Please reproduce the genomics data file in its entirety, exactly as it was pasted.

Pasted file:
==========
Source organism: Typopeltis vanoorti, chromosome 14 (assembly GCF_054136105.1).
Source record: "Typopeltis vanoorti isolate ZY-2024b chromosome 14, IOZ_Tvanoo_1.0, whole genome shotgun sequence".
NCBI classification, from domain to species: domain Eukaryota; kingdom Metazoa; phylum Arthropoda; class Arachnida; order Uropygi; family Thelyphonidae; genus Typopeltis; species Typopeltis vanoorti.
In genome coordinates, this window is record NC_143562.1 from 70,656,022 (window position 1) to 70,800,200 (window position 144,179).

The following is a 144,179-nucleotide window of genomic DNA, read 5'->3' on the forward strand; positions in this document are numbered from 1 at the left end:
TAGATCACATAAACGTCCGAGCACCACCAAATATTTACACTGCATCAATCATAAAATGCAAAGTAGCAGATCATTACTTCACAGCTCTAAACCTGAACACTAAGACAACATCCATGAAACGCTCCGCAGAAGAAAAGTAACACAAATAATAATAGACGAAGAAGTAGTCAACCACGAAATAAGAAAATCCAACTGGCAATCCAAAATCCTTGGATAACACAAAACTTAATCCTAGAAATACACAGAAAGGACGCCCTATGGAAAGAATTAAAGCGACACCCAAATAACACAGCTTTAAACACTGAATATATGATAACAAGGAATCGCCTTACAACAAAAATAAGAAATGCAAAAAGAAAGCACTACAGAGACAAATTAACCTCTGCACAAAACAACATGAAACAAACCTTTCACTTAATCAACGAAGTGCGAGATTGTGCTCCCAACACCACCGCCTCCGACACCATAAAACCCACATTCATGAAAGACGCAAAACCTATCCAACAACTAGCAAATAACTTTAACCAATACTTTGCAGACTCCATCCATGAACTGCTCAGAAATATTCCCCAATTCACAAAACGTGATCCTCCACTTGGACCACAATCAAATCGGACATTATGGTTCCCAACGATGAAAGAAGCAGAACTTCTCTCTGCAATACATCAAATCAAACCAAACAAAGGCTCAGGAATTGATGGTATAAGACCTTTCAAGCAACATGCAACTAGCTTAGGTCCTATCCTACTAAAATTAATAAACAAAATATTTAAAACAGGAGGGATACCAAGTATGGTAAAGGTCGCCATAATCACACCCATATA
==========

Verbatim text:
Source organism: Typopeltis vanoorti, chromosome 14 (assembly GCF_054136105.1).
Source record: "Typopeltis vanoorti isolate ZY-2024b chromosome 14, IOZ_Tvanoo_1.0, whole genome shotgun sequence".
NCBI classification, from domain to species: domain Eukaryota; kingdom Metazoa; phylum Arthropoda; class Arachnida; order Uropygi; family Thelyphonidae; genus Typopeltis; species Typopeltis vanoorti.
In genome coordinates, this window is record NC_143562.1 from 70,656,022 (window position 1) to 70,800,200 (window position 144,179).

The following is a 144,179-nucleotide window of genomic DNA, read 5'->3' on the forward strand; positions in this document are numbered from 1 at the left end:
TAGATCACATAAACGTCCGAGCACCACCAAATATTTACACTGCATCAATCATAAAATGCAAAGTAGCAGATCATTACTTCACAGCTCTAAACCTGAACACTAAGACAACATCCATGAAACGCTCCGCAGAAGAAAAGTAACACAAATAATAATAGACGAAGAAGTAGTCAACCACGAAATAAGAAAATCCAACTGGCAATCCAAAATCCTTGGATAACACAAAACTTAATCCTAGAAATACACAGAAAGGACGCCCTATGGAAAGAATTAAAGCGACACCCAAATAACACAGCTTTAAACACTGAATATATGATAACAAGGAATCGCCTTACAACAAAAATAAGAAATGCAAAAAGAAAGCACTACAGAGACAAATTAACCTCTGCACAAAACAACATGAAACAAACCTTTCACTTAATCAACGAAGTGCGAGATTGTGCTCCCAACACCACCGCCTCCGACACCATAAAACCCACATTCATGAAAGACGCAAAACCTATCCAACAACTAGCAAATAACTTTAACCAATACTTTGCAGACTCCATCCATGAACTGCTCAGAAATATTCCCCAATTCACAAAACGTGATCCTCCACTTGGACCACAATCAAATCGGACATTATGGTTCCCAACGATGAAAGAAGCAGAACTTCTCTCTGCAATACATCAAATCAAACCAAACAAAGGCTCAGGAATTGATGGTATAAGACCTTTCAAGCAACATGCAACTAGCTTAGGTCCTATCCTACTAAAATTAATAAACAAAATATTTAAAACAGGAGGGATACCAAGTATGGTAAAGGTCGCCATAATCACACCCATATA